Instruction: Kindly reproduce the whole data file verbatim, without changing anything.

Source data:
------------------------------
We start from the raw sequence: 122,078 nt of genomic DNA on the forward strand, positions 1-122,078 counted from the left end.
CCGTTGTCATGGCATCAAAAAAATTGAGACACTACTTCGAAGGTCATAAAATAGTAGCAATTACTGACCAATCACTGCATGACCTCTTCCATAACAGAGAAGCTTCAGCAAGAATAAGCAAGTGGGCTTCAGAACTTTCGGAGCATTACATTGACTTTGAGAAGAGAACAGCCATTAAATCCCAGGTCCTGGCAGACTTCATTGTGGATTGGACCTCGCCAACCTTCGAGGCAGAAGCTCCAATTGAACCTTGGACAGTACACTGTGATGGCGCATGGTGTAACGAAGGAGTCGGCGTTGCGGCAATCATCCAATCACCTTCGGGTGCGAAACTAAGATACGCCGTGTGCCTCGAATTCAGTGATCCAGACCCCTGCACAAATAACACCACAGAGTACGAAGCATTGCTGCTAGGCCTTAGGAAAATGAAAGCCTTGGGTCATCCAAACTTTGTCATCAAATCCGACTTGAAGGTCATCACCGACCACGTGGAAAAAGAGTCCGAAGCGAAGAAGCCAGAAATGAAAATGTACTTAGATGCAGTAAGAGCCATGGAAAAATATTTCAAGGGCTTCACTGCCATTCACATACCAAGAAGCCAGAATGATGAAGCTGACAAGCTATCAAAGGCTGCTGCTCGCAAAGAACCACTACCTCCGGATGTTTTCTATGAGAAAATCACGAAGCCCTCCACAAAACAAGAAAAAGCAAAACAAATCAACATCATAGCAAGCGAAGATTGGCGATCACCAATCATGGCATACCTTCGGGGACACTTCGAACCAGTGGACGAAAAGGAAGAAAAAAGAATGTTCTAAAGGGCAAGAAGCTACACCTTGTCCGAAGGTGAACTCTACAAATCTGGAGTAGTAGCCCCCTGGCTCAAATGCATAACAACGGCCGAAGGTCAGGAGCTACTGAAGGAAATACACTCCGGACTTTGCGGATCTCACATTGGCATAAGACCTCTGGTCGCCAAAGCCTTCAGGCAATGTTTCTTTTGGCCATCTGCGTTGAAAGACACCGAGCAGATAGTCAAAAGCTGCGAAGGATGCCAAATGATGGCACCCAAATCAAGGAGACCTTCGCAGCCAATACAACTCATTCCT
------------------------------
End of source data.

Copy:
We start from the raw sequence: 122,078 nt of genomic DNA on the forward strand, positions 1-122,078 counted from the left end.
CCGTTGTCATGGCATCAAAAAAATTGAGACACTACTTCGAAGGTCATAAAATAGTAGCAATTACTGACCAATCACTGCATGACCTCTTCCATAACAGAGAAGCTTCAGCAAGAATAAGCAAGTGGGCTTCAGAACTTTCGGAGCATTACATTGACTTTGAGAAGAGAACAGCCATTAAATCCCAGGTCCTGGCAGACTTCATTGTGGATTGGACCTCGCCAACCTTCGAGGCAGAAGCTCCAATTGAACCTTGGACAGTACACTGTGATGGCGCATGGTGTAACGAAGGAGTCGGCGTTGCGGCAATCATCCAATCACCTTCGGGTGCGAAACTAAGATACGCCGTGTGCCTCGAATTCAGTGATCCAGACCCCTGCACAAATAACACCACAGAGTACGAAGCATTGCTGCTAGGCCTTAGGAAAATGAAAGCCTTGGGTCATCCAAACTTTGTCATCAAATCCGACTTGAAGGTCATCACCGACCACGTGGAAAAAGAGTCCGAAGCGAAGAAGCCAGAAATGAAAATGTACTTAGATGCAGTAAGAGCCATGGAAAAATATTTCAAGGGCTTCACTGCCATTCACATACCAAGAAGCCAGAATGATGAAGCTGACAAGCTATCAAAGGCTGCTGCTCGCAAAGAACCACTACCTCCGGATGTTTTCTATGAGAAAATCACGAAGCCCTCCACAAAACAAGAAAAAGCAAAACAAATCAACATCATAGCAAGCGAAGATTGGCGATCACCAATCATGGCATACCTTCGGGGACACTTCGAACCAGTGGACGAAAAGGAAGAAAAAAGAATGTTCTAAAGGGCAAGAAGCTACACCTTGTCCGAAGGTGAACTCTACAAATCTGGAGTAGTAGCCCCCTGGCTCAAATGCATAACAACGGCCGAAGGTCAGGAGCTACTGAAGGAAATACACTCCGGACTTTGCGGATCTCACATTGGCATAAGACCTCTGGTCGCCAAAGCCTTCAGGCAATGTTTCTTTTGGCCATCTGCGTTGAAAGACACCGAGCAGATAGTCAAAAGCTGCGAAGGATGCCAAATGATGGCACCCAAATCAAGGAGACCTTCGCAGCCAATACAACTCATTCCT